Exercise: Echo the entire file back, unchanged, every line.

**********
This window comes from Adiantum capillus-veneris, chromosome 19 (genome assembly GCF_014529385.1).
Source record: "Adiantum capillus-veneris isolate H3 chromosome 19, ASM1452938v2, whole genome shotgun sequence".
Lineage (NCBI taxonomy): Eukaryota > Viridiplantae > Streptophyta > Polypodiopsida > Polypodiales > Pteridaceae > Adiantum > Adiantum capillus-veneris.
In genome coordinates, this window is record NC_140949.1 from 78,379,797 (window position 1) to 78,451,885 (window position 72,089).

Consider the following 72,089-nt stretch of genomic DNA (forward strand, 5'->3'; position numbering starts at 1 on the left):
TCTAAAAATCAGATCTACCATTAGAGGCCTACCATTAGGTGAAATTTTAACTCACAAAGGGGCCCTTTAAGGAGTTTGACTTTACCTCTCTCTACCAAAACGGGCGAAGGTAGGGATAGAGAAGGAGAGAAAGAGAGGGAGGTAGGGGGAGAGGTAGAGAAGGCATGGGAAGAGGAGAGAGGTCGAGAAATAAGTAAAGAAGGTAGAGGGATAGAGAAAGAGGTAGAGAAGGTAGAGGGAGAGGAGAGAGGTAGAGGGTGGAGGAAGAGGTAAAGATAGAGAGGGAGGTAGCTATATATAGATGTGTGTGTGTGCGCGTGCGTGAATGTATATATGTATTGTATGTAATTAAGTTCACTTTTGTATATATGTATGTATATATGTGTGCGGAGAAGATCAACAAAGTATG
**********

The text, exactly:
This window comes from Adiantum capillus-veneris, chromosome 19 (genome assembly GCF_014529385.1).
Source record: "Adiantum capillus-veneris isolate H3 chromosome 19, ASM1452938v2, whole genome shotgun sequence".
Lineage (NCBI taxonomy): Eukaryota > Viridiplantae > Streptophyta > Polypodiopsida > Polypodiales > Pteridaceae > Adiantum > Adiantum capillus-veneris.
In genome coordinates, this window is record NC_140949.1 from 78,379,797 (window position 1) to 78,451,885 (window position 72,089).

Consider the following 72,089-nt stretch of genomic DNA (forward strand, 5'->3'; position numbering starts at 1 on the left):
TCTAAAAATCAGATCTACCATTAGAGGCCTACCATTAGGTGAAATTTTAACTCACAAAGGGGCCCTTTAAGGAGTTTGACTTTACCTCTCTCTACCAAAACGGGCGAAGGTAGGGATAGAGAAGGAGAGAAAGAGAGGGAGGTAGGGGGAGAGGTAGAGAAGGCATGGGAAGAGGAGAGAGGTCGAGAAATAAGTAAAGAAGGTAGAGGGATAGAGAAAGAGGTAGAGAAGGTAGAGGGAGAGGAGAGAGGTAGAGGGTGGAGGAAGAGGTAAAGATAGAGAGGGAGGTAGCTATATATAGATGTGTGTGTGTGCGCGTGCGTGAATGTATATATGTATTGTATGTAATTAAGTTCACTTTTGTATATATGTATGTATATATGTGTGCGGAGAAGATCAACAAAGTATG